However, this is a tricky surgery for the surgeon to perform, and not all doctors offer it. “It is extremely difficult. We have to do the operation almost horizontally. You’re bending in very awkward positions. Ergonomically, it’s not easy at all, yet we try to do it on everyone we can, because it gives patients the best cosmetic result possible,” Pesce says. Researchers are investigating whether robotic surgery could make the surgery easier and more common.
Improvements in radiation
As recently as five or six years ago, breast cancer patients headed to surgery first saw a radiologist, who would insert radioactive wires into the breast to guide the surgeon toward the tumor and the closest lymph nodes.
This awkward and painful procedure is rapidly becoming a thing of the past. Instead, radiologists today can insert a tiny radioactive seed to mark the tumor’s location.
“It’s just much less invasive. There is no wire sticking out of their breast. We also feel that it makes the surgery more precise,” Pesce says. She adds that the radioactive seed does not pose any risk of radiation to the patient, patient’s family, or surgeon who removes the seed during surgery.
After surgery, radiation treatment is becoming shorter and more convenient as well. In the past, a person with breast cancer that had not spread to the lymph nodes would typically have radiation treatments five days a week, for six or seven weeks.
Today it is half that, and doctors are looking at even shorter courses of radiation, as little as one week, says Jonathan Strauss, MD, associate professor of radiation oncology at Northwestern University Feinberg School of Medicine.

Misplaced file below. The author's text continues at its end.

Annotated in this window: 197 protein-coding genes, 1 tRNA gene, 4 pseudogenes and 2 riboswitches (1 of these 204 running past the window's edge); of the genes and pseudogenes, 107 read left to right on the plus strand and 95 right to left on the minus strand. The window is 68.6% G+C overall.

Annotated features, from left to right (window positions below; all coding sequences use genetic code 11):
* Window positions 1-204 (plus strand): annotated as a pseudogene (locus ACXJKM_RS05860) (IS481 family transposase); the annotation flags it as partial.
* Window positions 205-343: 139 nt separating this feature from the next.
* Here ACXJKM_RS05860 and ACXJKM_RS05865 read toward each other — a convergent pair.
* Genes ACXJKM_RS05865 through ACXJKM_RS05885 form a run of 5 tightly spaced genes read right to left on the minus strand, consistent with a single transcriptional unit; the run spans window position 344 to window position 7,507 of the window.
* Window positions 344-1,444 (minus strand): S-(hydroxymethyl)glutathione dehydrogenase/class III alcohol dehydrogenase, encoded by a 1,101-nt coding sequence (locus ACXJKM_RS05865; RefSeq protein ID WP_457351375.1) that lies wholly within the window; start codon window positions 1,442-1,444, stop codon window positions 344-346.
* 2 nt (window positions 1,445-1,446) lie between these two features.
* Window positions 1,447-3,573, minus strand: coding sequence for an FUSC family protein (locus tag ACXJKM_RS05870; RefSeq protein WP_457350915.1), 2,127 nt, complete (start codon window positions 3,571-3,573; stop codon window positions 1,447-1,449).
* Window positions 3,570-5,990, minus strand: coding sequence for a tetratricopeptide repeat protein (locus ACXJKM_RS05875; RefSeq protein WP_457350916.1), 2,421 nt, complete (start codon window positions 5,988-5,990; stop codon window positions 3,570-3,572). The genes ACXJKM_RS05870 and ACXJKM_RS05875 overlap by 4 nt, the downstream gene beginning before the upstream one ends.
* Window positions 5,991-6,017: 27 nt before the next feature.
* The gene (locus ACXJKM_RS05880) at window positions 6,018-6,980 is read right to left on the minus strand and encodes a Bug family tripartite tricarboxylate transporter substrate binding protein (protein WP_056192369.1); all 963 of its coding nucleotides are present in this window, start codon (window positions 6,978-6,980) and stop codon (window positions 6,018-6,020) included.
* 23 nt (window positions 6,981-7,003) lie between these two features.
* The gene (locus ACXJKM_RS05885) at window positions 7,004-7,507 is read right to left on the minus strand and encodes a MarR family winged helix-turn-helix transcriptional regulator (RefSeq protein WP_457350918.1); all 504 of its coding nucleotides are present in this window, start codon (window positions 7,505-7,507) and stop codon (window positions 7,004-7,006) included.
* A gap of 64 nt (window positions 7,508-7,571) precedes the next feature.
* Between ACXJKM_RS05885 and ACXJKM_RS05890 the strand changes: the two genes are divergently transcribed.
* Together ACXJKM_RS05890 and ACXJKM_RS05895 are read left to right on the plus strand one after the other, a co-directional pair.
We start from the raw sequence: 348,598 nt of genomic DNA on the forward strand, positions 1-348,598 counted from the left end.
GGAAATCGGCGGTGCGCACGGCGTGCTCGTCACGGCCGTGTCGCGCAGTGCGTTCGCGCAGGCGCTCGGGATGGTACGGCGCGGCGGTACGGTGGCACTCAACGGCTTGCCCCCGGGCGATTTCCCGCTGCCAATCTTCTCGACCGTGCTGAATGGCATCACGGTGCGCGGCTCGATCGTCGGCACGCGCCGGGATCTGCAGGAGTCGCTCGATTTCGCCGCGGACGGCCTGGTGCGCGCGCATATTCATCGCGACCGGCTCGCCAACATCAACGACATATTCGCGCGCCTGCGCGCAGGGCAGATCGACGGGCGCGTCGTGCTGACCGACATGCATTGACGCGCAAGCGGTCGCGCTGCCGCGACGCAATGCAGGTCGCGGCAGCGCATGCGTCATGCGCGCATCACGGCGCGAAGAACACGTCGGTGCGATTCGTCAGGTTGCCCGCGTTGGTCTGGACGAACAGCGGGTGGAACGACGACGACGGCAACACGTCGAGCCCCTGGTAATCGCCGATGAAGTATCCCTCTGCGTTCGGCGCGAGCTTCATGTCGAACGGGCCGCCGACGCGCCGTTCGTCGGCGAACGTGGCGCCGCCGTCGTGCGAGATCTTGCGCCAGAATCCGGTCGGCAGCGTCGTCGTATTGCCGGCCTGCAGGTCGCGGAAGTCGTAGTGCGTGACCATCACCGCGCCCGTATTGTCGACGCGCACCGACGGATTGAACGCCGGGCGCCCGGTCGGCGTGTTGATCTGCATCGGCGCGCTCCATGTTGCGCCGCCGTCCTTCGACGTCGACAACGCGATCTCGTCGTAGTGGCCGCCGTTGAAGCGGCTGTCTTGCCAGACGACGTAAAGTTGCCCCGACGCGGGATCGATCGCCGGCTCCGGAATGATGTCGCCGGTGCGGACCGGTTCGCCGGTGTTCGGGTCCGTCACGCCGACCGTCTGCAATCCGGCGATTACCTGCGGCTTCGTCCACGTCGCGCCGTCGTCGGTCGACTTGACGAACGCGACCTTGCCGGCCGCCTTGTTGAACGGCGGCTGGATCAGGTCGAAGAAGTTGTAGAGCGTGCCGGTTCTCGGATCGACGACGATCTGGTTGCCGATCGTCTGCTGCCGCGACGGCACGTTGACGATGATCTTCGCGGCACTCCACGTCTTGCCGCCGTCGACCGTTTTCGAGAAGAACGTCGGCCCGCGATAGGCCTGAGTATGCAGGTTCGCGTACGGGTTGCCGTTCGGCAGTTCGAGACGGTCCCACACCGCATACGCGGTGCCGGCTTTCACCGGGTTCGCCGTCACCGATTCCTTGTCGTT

Personalized medicine, which involves testing to see which drugs work best based on an individual’s genes, is also changing treatment options.
For those with hormone receptor-positive breast cancer, standard practice now involves testing the tumor for an array of genes, to predict how it would respond to chemotherapy. After surgery, the surgeon sends slides of the tumor to a laboratory that analyzes it for up to 21 genes and assigns a score.
People whose tumors score in the low or low-middle range can often avoid chemotherapy — in these cases, the risk of side effects is greater than the potential benefit. Instead, after surgery they can manage their disease with radiation therapy for a few weeks and hormone therapy for five to 10 years.
Drug treatments are also becoming more convenient. In the past, people with breast cancer often would have to be hooked up to an intravenous (IV) chemo infusion at the hospital for hours at a time. But now, many of the new treatments are pills, which people can easily take at home.
Some drugs — such as some monoclonal antibodies used to treat HER2-positive breast cancer — can be given as a subcutaneous injection or as an IV drip. The injection is a much quicker route of administration, Nanda says, taking only 15 minutes as opposed to an hour or more.
From surgery to radiation to drugs, breast cancer treatments are rapidly improving. And survival rates are improving along with them. U.S. deaths from breast cancer dropped 40% between 1989 and 2017, according to the American Cancer Society.
The progression of breast cancer treatment is an amazing story. Today, people diagnosed with breast cancer benefit from the incredible resources and knowledge that have developed in the two centuries since stoic Nabby Adams endured her surgery and in the two decades since Kallish had her successful treatments. And the path, always evolving, looks even brighter for future generations.